After Pete and his brother Jack were through shearing our sheep they went on other sheep shearing jobs. I did not see Pete again until June 1st. I was home to make preparations to move the sheep to Dry Valley when he came. He thought we should be married first so he could go with me. I liked that idea too.
Pete had sheared a lot of sheep to earn enough money to buy a nice suite to be married in, but he came home before his brother Jack was finished with a job he was doing. When Jack collected his wages, the man gave him Pete’s wages for Pete but Jack spent Pete’s money. All Pete had was enough to buy a pair of Levi’s and a white shirt. It was depression at its worst at that time so it was alright.
Pete and I were married at La Sal, June 7, 1933 by Bishop Leland Redd. Pete’s Father and Mother and two of his brothers and his sister and my Dad and his five younger children and my two children were there at the wedding. It was a nice day and the sheep were feeding in a big field close by so Felix could be with us too.
As soon as the wedding was over Pete and I took the sheep back to Coyote Wash and spent our first few days of married life at the sheep camp. What a way to spend a honeymoon. But then people did a lot of things they would not have done if we had not had that depression.
Roakie, Redd’s sheep foreman, sent us word that some of our stray sheep were in their herd. Pete and Felix went after them. They were gone three days. As soon as they came back, Pete and I moved the sheep to Dry Valley. It was there I got really scared on a gentle horse. Now, Navajo sheep are not quiet like other sheep; besides not having as much wool, they don’t act the same. Other sheep start grazing slowly toward some place they want to go, but no, not the Navajo sheep. When the lead or boss ewe lets out a blat, the herd is on their feet in a second, and you had better be ready because they are all on the run to get where she has decided to go, which is not always where you think they should go.
Pete and I had our horses close by but he did not know much about those sheep so he did not hurry to saddle the horses. When we did get started the sheep were about two miles away and scattering the better sheep all along the way. We took off at a good place. Pete was riding the brown mare and I was riding Nick’s little roan. She always felt like she was going to fall down; her feet were so crippled. We came to some sand rock covered with blown sand. It all looked like sand to us. When the little roan hit the rock she started to fall. I pulled as hard as I could to keep her from doing a somersault. She was on her knees, my foot was in the stirrup and behind the saddle. I was hanging head down. The darned brown mare was bucking, and she could buck. By the time Pete got her calmed down, the roan was on her feet and I was still hanging head down, my foot trapped behind the saddle. I never liked those narrow stirrup straps after that.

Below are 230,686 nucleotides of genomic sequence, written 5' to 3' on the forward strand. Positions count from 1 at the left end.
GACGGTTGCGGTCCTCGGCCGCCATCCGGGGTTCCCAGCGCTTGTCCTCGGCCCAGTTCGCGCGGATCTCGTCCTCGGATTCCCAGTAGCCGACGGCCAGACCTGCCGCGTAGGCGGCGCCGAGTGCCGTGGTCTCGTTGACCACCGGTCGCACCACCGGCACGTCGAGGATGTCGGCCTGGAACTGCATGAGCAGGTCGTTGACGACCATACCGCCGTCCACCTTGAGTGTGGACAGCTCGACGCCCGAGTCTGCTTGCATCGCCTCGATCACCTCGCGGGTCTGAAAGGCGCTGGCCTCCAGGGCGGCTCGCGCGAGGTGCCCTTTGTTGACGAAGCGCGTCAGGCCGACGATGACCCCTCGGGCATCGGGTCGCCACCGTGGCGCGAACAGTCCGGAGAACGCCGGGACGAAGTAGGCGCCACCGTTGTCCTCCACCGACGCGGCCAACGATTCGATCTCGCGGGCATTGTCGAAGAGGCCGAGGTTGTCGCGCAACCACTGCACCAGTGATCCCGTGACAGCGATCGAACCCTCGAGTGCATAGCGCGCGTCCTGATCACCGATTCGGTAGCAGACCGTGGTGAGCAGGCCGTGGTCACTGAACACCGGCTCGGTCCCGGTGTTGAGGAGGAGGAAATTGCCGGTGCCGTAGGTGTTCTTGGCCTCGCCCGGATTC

Early in August Felix and Nick came to herd the sheep. Pete’s Dad needed him to cut timber for the sawmill. I stayed with Dad and the kids to do some canning, also do some sewing for the school kids. Anyway, I was homesick for my two young children. Pete’s Mother told me she did not want me to bring my children to her place when Pete & I came to visit. Not knowing me very well she did not know I would never have done that anyway. I felt a responsibility and love toward my young brothers and sisters and included them with my young ones.
Pete and I spent a week at Dark Canyon Lake with Pete’s sister Elsie and her three children, Glen, Ken and Rosie, Jack’s wife and their son Don, Pete’s mother, his sister Flora and Brother Dick. I learned how to catch trout and we celebrated Dick’s 16th birthday there by the lake.
Pete’s Mother was lacking a month from being 53 years old and she climbed Mt. Peale easily. I thought when I am that old I am coming back to climb Mt. Peale, but when I was 53 I looked at that peak and said to myself, “Why? I have been there before.”
We moved the sheep back to the ranch that fall. Pete got a job working on the road. In those days the grading was done with a team and scraper. Pete could handle the mules. Dad had spoiled them but Pete was good with animals. At that time only the head of the house could get a job. Pete sure had that, a big family. I had two children, Dad had 5 and Dad could not do the road job. He tried it for a week.
The men had to camp out. I stayed on the ranch, finished my canning and did a lot of sewing. Felix herded the sheep. I felt discouraged about the sheep situation. It seemed we were going backwards. So many had died that spring and our lamb crop was so small. The young ewes we kept barely replaced the ewes that had died at lambing time. We shipped our lambs with Redd’s that fall. Dad went along. He did not have to drive the lambs, he just rode along in the camp wagon. While he was gone Felix got a job, his first one not in the family. Pete was working so Nick had to herd the sheep for the first time, and alone too.